The issue of exclusion of avowed homosexuals from the Boy Scouts of America has reached the Anne Arundel County school board.
Three months after the Supreme Court upheld the right of the organization to set that membership requirement, an Annapolis couple is urging the Board of Education to ban Scout groups from using county public schools.
Susie Collins and her husband, Joe Thompson, stood before the board with their 8-year-old fraternal twins, Martin and Leslie Thompson, to present their views during an open-comments period at the board's Wednesday night meeting. The couple urged the board to keep Scouts out of school buildings, calling the organization's policy discrimination.
Their challenge to the school board is one of several being made nationwide in an attempt to ban the Boy Scouts from using public facilities. Scouting has lost thousands of dollars in United Way funding in some states as a result of the policy.
"It's wrong to let the Scouts use the schools," said Susie Collins, 46, who teaches at an Annapolis day-care facility. "It would be wrong to let anyone use the school who discriminates, because the school doesn't discriminate."
Further discussion likely
School board members did not respond to the couple's comments at the meeting, but the issue is likely to be discussed at future meetings, some members said yesterday. At least two members have said they intend to look further into the issue. A topic needs the support of two members to make it onto the agenda.
"I'm interested in exploring it with the board," said Carlesa R. Finney, a seven-year member of the board.
Finney said she hadn't considered the effect that the Supreme Court's decision could have on the position of local school systems but that the couple's comments "certainly generated some thoughts for me last night. I'll probably be talking to a few board members to see what their thinking is."
Anthony J. Spencer, a new member of the board, said he, too, would like to look further at the issue but that he was not sure "that the school system should do anything different than they've been doing."
"You have to investigate," Spencer said. "I will bring it back up. I am interested in knowing more about that. It's not going to go away."
The Supreme Court, in a 5-4 decision in June, supported the Boy Scouts of America's right as a private organization to ban gays from leading troops and barred states from forcing the organization to do so. The group has had its policy on homosexuals since 1978.
Since the decision, there has been a public backlash, including litigation aimed at keeping the group from receiving public funds and cutting off free use of public property, mostly in Florida. The organization has lost or is in danger of losing millions of dollars as United Way funding has been pulled or is being held back in about a dozen states.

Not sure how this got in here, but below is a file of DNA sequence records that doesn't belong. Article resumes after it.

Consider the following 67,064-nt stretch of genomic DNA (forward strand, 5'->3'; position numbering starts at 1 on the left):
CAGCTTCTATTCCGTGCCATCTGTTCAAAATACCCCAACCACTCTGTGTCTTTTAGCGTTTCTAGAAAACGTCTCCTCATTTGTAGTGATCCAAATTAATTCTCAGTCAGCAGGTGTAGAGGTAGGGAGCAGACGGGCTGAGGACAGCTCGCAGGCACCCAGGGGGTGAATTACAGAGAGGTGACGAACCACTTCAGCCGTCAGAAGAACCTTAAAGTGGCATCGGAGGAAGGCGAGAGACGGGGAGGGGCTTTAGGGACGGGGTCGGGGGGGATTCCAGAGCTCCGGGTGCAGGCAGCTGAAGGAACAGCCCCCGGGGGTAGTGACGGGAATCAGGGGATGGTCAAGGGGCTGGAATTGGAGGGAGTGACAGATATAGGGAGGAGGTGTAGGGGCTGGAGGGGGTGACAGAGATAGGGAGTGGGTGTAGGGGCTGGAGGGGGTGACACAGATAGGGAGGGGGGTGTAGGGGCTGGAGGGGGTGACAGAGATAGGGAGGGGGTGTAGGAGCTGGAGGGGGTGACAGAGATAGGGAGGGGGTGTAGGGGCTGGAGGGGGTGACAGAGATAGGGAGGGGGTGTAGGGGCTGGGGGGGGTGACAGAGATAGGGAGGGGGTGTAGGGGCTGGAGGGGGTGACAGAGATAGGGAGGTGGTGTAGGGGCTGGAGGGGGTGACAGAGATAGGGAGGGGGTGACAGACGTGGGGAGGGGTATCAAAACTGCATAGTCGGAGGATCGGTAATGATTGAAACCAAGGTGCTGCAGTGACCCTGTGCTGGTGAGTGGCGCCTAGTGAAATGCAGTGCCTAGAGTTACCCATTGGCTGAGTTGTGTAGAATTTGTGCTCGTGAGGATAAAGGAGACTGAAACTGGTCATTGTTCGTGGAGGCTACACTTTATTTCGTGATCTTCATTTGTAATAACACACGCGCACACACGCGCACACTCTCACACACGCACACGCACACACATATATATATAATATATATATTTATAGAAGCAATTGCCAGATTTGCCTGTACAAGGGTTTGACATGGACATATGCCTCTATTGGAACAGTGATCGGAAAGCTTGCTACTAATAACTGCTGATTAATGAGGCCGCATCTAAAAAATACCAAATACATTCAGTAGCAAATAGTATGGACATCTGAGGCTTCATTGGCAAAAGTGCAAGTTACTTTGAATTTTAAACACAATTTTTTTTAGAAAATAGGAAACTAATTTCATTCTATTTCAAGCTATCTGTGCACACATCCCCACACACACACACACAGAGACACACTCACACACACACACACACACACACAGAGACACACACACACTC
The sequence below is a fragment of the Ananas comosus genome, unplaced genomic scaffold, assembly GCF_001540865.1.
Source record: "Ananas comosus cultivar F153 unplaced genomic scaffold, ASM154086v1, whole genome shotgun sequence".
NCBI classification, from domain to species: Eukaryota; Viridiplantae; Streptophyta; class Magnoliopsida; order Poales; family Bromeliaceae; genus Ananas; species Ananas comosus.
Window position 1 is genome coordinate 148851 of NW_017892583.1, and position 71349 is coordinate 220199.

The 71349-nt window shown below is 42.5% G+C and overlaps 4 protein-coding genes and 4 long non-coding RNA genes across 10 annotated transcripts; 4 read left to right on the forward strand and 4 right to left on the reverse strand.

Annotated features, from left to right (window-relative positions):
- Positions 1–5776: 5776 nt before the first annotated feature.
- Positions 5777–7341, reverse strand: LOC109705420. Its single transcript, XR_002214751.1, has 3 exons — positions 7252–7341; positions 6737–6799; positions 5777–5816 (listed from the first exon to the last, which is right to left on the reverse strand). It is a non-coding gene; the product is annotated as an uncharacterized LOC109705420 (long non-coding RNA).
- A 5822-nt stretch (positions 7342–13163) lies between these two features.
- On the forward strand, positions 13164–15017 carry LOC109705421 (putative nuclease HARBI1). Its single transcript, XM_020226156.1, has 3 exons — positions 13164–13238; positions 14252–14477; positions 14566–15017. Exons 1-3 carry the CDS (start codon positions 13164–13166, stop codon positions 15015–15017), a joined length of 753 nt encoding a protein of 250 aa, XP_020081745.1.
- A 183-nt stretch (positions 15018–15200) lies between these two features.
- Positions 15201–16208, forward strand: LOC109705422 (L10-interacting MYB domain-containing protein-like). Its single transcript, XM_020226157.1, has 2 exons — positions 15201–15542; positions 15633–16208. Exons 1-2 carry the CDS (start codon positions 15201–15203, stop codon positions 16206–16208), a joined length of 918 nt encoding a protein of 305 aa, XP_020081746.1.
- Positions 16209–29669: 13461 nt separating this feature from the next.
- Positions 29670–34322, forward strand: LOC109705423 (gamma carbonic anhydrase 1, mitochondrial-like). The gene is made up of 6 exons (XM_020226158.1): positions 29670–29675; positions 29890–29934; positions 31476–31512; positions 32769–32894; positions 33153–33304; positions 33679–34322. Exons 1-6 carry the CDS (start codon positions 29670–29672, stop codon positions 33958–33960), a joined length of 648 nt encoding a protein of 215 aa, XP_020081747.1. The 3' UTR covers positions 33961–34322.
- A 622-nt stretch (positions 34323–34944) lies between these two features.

Some members of Congress tried unsuccessfully this month to revoke the group's 84-year-old federal charter, which would have prohibited Boys Scouts of America from operating as a not-for-profit, tax-exempt group. The proposal was overwhelmingly rejected in the House of Representatives.
This is the first challenge in the Baltimore area, said Bob Myers, director of finance and marketing services for the Scouts' Baltimore Area Council. Myers said the school board cannot prohibit the group from using public buildings.
'It's an option'
"If [the schools] are open to anybody, they're open to everybody," Myers said. "It's the same as saying Catholics can't use something because of their beliefs. We're not requiring that kids belong [to the Scouts]. It's an option."
School board staff attorney Darren Burns said no board members have asked for a review of the schools' policy on the use of public facilities, which would incorporate the Scouts' use of buildings and Scouting organizations' access to students.
Use of school buildings is generally managed by principals, Burns said. They are not allowed to entertain groups who discriminate on the basis of age, sex, race, religion or national origin, but sexual orientation is not a discrimination qualifier in schoolwide, local or state policies or law, he said.
This year, no more than seven Scout groups have applied to use county public schools for meetings, said school system spokesman Michael Walsh. The groups are not charged a fee.
Collins said her family is not "out to get the Boy Scouts," calling it a "wonderful organization" that her 8-year-old son, Martin, is excited about possibly joining. But she said she and her husband were saddened by the group's stance on gays and will not participate.
"This is one thing where I think I can make a difference, and I have to speak out," Collins said. Banning gays "is not in our philosophy," she said.